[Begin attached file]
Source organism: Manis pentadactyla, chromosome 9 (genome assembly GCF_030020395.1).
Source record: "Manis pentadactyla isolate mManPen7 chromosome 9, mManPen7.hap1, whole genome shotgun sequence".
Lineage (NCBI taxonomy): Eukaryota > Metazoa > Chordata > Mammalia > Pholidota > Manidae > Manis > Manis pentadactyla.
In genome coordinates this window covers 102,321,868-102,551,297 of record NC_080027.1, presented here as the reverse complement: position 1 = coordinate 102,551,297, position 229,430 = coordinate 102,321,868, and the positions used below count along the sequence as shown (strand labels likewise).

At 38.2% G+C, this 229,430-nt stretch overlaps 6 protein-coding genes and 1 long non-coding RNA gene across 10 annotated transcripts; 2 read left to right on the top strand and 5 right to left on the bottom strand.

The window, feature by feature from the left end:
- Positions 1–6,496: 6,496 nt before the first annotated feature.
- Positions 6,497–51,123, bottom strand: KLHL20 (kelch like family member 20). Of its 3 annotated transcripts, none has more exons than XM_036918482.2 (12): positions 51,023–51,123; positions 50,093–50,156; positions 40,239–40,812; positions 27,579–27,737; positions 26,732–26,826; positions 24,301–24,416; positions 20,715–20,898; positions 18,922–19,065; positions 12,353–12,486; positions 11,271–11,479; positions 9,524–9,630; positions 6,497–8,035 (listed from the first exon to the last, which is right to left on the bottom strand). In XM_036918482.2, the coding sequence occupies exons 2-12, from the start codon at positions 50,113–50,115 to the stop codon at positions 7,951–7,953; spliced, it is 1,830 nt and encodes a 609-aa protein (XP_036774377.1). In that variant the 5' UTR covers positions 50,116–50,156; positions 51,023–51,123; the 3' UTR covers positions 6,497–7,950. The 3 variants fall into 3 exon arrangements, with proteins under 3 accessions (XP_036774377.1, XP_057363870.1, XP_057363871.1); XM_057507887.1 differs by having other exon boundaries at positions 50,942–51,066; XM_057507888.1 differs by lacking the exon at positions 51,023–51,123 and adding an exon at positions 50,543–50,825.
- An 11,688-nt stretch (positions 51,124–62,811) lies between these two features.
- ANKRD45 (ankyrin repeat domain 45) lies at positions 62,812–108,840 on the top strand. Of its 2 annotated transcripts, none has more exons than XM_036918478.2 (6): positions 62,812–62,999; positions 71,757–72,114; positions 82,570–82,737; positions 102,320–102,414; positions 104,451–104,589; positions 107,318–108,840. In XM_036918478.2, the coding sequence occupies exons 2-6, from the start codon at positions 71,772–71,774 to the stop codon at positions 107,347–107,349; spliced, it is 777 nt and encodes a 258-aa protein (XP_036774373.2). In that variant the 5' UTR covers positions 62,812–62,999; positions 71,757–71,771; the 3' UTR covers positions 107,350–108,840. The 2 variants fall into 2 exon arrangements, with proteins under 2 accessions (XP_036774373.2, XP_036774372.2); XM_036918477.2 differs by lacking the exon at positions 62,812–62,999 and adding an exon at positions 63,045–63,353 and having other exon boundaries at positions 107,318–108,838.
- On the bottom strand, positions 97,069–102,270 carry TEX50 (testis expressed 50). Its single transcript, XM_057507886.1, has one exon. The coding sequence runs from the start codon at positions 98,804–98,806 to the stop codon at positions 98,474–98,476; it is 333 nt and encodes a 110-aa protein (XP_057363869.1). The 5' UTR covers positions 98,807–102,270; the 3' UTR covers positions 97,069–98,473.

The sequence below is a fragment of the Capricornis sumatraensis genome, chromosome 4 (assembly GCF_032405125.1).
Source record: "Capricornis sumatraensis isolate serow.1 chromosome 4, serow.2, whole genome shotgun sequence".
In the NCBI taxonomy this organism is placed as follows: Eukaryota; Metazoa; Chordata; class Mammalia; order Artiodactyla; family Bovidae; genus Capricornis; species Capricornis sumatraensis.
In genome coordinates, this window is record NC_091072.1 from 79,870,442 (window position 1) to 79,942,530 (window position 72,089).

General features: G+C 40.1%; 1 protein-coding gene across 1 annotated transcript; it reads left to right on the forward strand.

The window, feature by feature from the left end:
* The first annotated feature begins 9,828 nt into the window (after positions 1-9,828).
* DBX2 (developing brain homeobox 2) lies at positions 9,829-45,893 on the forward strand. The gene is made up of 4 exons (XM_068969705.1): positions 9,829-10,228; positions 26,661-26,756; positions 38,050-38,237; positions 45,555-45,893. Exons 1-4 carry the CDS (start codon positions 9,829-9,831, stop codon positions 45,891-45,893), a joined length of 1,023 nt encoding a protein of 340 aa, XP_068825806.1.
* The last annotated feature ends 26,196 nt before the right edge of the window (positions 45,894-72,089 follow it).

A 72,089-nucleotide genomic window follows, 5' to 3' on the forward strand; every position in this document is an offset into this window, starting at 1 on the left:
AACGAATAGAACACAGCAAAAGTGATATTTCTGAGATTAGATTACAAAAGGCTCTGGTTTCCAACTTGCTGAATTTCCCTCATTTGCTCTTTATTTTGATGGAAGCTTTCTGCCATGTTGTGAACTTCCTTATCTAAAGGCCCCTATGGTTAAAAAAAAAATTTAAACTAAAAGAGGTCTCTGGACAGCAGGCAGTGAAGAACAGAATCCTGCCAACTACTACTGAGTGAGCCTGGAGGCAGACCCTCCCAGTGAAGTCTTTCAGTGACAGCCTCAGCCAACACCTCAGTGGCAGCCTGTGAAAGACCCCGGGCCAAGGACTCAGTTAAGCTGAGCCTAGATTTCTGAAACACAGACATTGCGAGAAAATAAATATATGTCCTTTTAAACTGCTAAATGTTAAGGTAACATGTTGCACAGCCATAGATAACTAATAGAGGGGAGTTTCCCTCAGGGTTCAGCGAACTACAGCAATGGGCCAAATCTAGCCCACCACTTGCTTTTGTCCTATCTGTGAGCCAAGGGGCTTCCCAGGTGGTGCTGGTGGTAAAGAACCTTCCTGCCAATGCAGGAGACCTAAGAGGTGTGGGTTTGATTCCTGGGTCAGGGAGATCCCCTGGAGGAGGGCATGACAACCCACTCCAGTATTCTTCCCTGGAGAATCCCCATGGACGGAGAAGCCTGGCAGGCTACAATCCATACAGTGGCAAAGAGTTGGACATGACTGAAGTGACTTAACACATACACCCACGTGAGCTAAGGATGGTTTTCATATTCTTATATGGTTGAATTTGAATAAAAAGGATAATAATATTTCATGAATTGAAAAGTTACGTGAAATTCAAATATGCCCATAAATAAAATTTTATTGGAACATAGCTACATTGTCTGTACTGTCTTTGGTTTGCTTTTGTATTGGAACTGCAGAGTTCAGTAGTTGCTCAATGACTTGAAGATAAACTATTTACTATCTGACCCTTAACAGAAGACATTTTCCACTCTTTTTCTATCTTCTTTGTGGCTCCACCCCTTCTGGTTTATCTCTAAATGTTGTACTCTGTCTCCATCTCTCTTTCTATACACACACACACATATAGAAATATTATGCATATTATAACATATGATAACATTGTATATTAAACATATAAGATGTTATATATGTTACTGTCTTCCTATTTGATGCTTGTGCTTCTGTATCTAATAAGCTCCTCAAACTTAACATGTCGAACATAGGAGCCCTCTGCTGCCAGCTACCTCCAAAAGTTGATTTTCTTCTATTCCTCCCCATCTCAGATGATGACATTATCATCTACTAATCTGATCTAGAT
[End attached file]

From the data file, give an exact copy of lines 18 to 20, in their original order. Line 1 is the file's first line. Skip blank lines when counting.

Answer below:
* The first annotated feature begins 9,828 nt into the window (after positions 1-9,828).
* DBX2 (developing brain homeobox 2) lies at positions 9,829-45,893 on the forward strand. The gene is made up of 4 exons (XM_068969705.1): positions 9,829-10,228; positions 26,661-26,756; positions 38,050-38,237; positions 45,555-45,893. Exons 1-4 carry the CDS (start codon positions 9,829-9,831, stop codon positions 45,891-45,893), a joined length of 1,023 nt encoding a protein of 340 aa, XP_068825806.1.
* The last annotated feature ends 26,196 nt before the right edge of the window (positions 45,894-72,089 follow it).